1. Gretel, Gretchen Gretchen is such an amazing heroine! She aches for the sister she left to the witch, however as th...more6 things I thought about Sweetly:
1. Gretel, Gretchen Gretchen is such an amazing heroine! She aches for the sister she left to the witch, however as the story progresses, she grows stronger and more determined than ever to find out the truth surrounding that years-old mystery. It's her courage and initiative that made me lover her, because she's definitely not just some damsel-in-distress looking for an out of the danger! Instead she races towards it, facing it head-on. She even learns how to shoot a gun.
"Behind the glass are bright, ripe pieces of fruit dipped into chocolate—white chocolate, dark chocolate, milk chocolate, dotted with nuts or dusted with cocoa powder."
Sweetly is full to the brim with rich descriptions of mouth-watering delicacies. I swear I could smell the warm chocolaty scent of the chocolatier and taste the lemon tartness Gretchen was experiencing as I was reading this!
3. Sophia Kelly, the Patron Saint of Candy Sophia is the bubbly, cheerful and carefree owner of the chocolatier, yet there's another side of her that she only lets loose when she thinks she's alone—a huge intense grief. She holds many secrets, and this sadness we see through Gretchen's eyes is enough to lure readers into sympathizing with her. However, as much as I liked Sophia, it's also this knowledge of an obvious secret she's hiding and the constant melancholy we coincidentally happen upon that unfortunately makes the plot fairly easy to eventually map out.
4. She keeps it real! What I loved most about Pearce's storytelling was how much she kept to the original story of Hansel and Gretel whilst still making it completely unique! There's a lovely balance between the original and the retold that made Sweetly such a pleasant and enjoyable read. You know the story, yet Pearce spins and weaves it into a whole new tale all of it's own!
5. The romance. I really enjoyed reading about Gretchen and Samuel's relationship—it was sweet, realistic and contained absolutely zero insta-love! While Samuel isn't entirely likable at the beginning, his growing closeness with Gretchen however, will eventually soften you like a melted marshmallow :-)
6. Unless you wait till the end... ...there's honestly not a lot going on. Sweetly is more of a mystery than an action-packer though that's not to say it's boring, because it's definitely far from it! It's not exactly slow-paced, but the real action happens towards the end of the story, and that's when it gets jaw-dropping-ly good. Yet even with the lack of action, the plot still manages to captivate you enough so that the journey towards that thrilling conclusion doesn't seem as long as you might think it to be!
-- in a nutshell Just like Sophia is the Patron Saint of Candy, Pearce might just be the Patron Saint of retellings! Though it certainly does have it's fault, I fell in love with this new take on Hansel and Gretel Predictable yes, however that doesn't mar the enjoyment level of it and it's still fun to figure out and watch how everything ultimately comes together in the end. Fan of fairytales? The paranormal? Or even just a nice simple, no-nonsense romance? Then I think you'd love this!
Nothing gets me more excited than a new murder mystery coming out and since this was one of the very few I knew...moreReview also posted on The Paper Planes
Nothing gets me more excited than a new murder mystery coming out and since this was one of the very few I knew of being released this year, I jumped at the chance to finally read it! Yet, as much as I wanted to obsessively love it, unfortunately me and Slide just didn't quite fit like the perfect puzzle pieces I had hoped for.
-- Plot A book can be predictable and still be hella-amazing yet for Slide, I'm afraid it took the wrong turn too quickly. A few chapters in, and I was already pretty confident I had the killer nailed on the head! A good mystery makes you think hard and wrack your brain for solutions and get major headaches trying to piece everything together. Unfortunately, Slide exploits none of these traits and instead of becoming increasingly curious as to who the killer might be, I found myself going in the opposite direction!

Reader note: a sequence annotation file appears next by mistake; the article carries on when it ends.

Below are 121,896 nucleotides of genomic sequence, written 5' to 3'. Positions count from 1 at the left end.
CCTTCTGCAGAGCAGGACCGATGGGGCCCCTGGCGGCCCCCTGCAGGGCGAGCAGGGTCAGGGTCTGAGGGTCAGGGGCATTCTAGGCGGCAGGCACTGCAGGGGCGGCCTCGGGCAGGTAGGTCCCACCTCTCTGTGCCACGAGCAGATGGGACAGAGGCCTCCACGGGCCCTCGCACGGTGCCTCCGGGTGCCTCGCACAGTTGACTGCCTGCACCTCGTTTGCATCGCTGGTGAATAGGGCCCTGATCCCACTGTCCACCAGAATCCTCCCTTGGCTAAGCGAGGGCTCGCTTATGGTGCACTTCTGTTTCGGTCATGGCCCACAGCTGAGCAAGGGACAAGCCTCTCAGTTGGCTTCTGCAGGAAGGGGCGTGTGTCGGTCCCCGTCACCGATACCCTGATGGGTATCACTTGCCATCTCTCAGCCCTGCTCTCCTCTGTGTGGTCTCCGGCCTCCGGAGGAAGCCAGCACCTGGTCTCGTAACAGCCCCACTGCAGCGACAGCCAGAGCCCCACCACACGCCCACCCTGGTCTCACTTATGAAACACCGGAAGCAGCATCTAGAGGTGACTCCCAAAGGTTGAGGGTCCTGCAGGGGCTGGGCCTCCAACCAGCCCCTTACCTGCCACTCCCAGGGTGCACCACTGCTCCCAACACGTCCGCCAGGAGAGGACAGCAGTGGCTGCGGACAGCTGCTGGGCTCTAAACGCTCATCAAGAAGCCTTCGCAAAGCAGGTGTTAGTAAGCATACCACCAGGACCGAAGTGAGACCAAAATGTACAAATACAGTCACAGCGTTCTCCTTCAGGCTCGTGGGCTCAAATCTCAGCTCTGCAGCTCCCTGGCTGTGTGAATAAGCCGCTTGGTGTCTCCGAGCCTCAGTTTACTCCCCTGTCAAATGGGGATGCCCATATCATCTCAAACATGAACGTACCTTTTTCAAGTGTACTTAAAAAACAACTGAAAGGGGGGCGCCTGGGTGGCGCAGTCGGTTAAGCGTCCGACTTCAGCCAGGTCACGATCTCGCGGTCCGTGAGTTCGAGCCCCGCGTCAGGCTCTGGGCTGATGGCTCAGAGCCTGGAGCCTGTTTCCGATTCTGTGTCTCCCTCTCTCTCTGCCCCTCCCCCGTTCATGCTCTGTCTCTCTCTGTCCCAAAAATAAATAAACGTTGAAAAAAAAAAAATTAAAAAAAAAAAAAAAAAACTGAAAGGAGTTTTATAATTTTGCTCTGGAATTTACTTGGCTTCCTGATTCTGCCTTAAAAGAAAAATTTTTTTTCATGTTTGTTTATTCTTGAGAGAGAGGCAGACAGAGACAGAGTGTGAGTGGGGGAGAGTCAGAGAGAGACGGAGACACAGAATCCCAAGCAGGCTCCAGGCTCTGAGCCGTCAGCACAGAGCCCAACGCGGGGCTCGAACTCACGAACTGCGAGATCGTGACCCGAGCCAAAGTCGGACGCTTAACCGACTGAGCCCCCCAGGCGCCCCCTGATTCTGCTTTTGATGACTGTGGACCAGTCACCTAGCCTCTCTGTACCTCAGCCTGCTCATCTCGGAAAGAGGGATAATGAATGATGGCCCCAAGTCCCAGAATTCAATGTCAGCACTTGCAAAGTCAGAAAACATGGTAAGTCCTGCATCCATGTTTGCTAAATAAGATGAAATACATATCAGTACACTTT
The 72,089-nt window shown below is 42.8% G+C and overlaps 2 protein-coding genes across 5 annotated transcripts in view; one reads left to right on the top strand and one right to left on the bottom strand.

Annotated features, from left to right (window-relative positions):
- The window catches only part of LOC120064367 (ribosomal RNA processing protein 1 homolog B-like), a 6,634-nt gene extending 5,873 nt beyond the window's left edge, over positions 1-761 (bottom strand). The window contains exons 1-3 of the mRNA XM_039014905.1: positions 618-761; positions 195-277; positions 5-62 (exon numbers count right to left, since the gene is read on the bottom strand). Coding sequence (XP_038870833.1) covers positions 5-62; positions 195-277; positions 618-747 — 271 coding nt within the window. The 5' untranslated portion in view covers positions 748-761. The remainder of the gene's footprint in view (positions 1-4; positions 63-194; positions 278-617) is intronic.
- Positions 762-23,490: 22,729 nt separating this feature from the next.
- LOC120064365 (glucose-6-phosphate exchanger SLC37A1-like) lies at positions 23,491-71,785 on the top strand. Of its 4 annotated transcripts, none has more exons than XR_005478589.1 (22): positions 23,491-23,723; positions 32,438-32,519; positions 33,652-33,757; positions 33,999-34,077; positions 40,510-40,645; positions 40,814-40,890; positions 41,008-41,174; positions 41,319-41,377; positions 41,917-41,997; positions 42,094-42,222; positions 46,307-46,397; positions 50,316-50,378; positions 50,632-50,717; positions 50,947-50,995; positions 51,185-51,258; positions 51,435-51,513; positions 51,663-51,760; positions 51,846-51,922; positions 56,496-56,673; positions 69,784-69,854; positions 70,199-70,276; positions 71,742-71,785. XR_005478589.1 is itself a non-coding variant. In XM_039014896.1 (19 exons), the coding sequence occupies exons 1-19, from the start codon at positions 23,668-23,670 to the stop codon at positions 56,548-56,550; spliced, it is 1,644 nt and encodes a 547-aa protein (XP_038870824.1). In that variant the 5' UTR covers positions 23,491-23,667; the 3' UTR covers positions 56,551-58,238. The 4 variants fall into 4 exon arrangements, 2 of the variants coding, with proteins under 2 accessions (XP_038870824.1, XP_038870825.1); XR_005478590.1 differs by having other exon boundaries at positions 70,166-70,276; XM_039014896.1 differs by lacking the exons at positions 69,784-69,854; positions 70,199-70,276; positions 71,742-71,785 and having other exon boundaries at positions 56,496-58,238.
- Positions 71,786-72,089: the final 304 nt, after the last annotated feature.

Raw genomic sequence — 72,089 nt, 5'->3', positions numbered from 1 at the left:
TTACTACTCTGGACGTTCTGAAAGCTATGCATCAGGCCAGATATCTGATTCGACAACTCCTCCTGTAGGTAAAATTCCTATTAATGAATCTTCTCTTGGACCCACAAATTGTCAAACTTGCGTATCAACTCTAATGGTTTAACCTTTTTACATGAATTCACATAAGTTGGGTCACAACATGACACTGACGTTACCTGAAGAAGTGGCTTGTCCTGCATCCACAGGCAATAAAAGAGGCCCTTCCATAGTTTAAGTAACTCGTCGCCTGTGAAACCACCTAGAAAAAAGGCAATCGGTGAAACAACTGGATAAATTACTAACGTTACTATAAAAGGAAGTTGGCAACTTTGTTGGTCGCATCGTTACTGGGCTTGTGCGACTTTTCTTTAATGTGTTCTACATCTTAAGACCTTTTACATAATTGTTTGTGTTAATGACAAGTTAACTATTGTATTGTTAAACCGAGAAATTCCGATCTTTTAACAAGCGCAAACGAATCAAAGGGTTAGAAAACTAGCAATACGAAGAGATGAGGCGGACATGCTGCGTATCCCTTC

Slide is also subject to a fair amount of coincidences that seem too unlikely to happen if applied to real life circumstances. One particular example had me pulling my hair out in frustration! Vee needs to be holding onto something important to a specific person to be able to 'slide' into them and I grew incredibly annoyed at how Vee somehow managed to get those important somethings whenever Hathaway felt like showing an important scene from someone else's perspective. I get that it needs to happen but why make it seem so obvious and contrived?
-- Characters Slide relies heavily on the characters to pull off a convincing mystery, which is why I was so incredibly disappointed with them. They're all pinned to the stereo-types of fictional high school--there's the popular mean girls you admire but secretly hate from afar, the delinquent guy who prefers to keep to himself, the jerk head quarterback. I just feel like I didn't get to know any of them enough to really relate or care what happened to them!
Vee herself wasn't without her faults--she was entirely too opinionated in regards to the killer. So say she accidentally slides into one of her class mates--woohoo! She's found the number one suspect to the murderer! And wow, suddenly everyone in the bloody school is suspect, even those who've been with her through thick and thin. Le sigh...
If there's one good thing I can say about Slide though, it's that I really did enjoy Vee's relationship with her little sister, Mattie. Honestly, I didn't like her at the start but as she and Vee grew closer, I have to say some of their scenes were rather touching.
-- Overall I hate to say it, but Slide just didn't work for me. While the concept of using the sliding ability to figure out a mystery is at first intriguing, that dies down a bit when you realize that there isn't a whole lot of suspense and the writing feels rather childish in comparison to most young adult books. However, I think it'd definitely work for readers who don't care for dissecting the plot and about trivial things like coincidences and predictability!(less)
Pure is one hell of a roller-coaster! It's amazing at times, but has a slow beginning, gets freaking brilliant,...moreReview also posted on The Paper Planes
Pure is one hell of a roller-coaster! It's amazing at times, but has a slow beginning, gets freaking brilliant, then fades to a dull series of events. Never have I ever felt as conflicted as I do for this book!